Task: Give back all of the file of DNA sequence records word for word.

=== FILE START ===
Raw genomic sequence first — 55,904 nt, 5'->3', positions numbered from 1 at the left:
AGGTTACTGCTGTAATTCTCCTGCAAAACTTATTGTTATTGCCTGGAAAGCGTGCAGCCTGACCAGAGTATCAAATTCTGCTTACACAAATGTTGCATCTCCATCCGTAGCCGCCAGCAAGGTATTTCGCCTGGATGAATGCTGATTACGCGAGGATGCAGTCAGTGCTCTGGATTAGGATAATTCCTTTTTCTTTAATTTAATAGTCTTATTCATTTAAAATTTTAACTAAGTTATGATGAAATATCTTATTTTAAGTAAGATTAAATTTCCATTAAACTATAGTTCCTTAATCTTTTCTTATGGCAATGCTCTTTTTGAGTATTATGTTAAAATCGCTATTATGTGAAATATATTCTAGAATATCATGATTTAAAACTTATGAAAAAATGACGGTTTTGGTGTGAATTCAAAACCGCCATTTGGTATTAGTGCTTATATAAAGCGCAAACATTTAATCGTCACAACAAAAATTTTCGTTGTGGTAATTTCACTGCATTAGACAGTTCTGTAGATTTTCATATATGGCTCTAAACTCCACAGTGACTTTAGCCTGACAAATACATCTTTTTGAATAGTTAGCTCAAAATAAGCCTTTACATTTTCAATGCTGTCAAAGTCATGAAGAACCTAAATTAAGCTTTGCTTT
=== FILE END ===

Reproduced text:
Raw genomic sequence first — 55,904 nt, 5'->3', positions numbered from 1 at the left:
AGGTTACTGCTGTAATTCTCCTGCAAAACTTATTGTTATTGCCTGGAAAGCGTGCAGCCTGACCAGAGTATCAAATTCTGCTTACACAAATGTTGCATCTCCATCCGTAGCCGCCAGCAAGGTATTTCGCCTGGATGAATGCTGATTACGCGAGGATGCAGTCAGTGCTCTGGATTAGGATAATTCCTTTTTCTTTAATTTAATAGTCTTATTCATTTAAAATTTTAACTAAGTTATGATGAAATATCTTATTTTAAGTAAGATTAAATTTCCATTAAACTATAGTTCCTTAATCTTTTCTTATGGCAATGCTCTTTTTGAGTATTATGTTAAAATCGCTATTATGTGAAATATATTCTAGAATATCATGATTTAAAACTTATGAAAAAATGACGGTTTTGGTGTGAATTCAAAACCGCCATTTGGTATTAGTGCTTATATAAAGCGCAAACATTTAATCGTCACAACAAAAATTTTCGTTGTGGTAATTTCACTGCATTAGACAGTTCTGTAGATTTTCATATATGGCTCTAAACTCCACAGTGACTTTAGCCTGACAAATACATCTTTTTGAATAGTTAGCTCAAAATAAGCCTTTACATTTTCAATGCTGTCAAAGTCATGAAGAACCTAAATTAAGCTTTGCTTT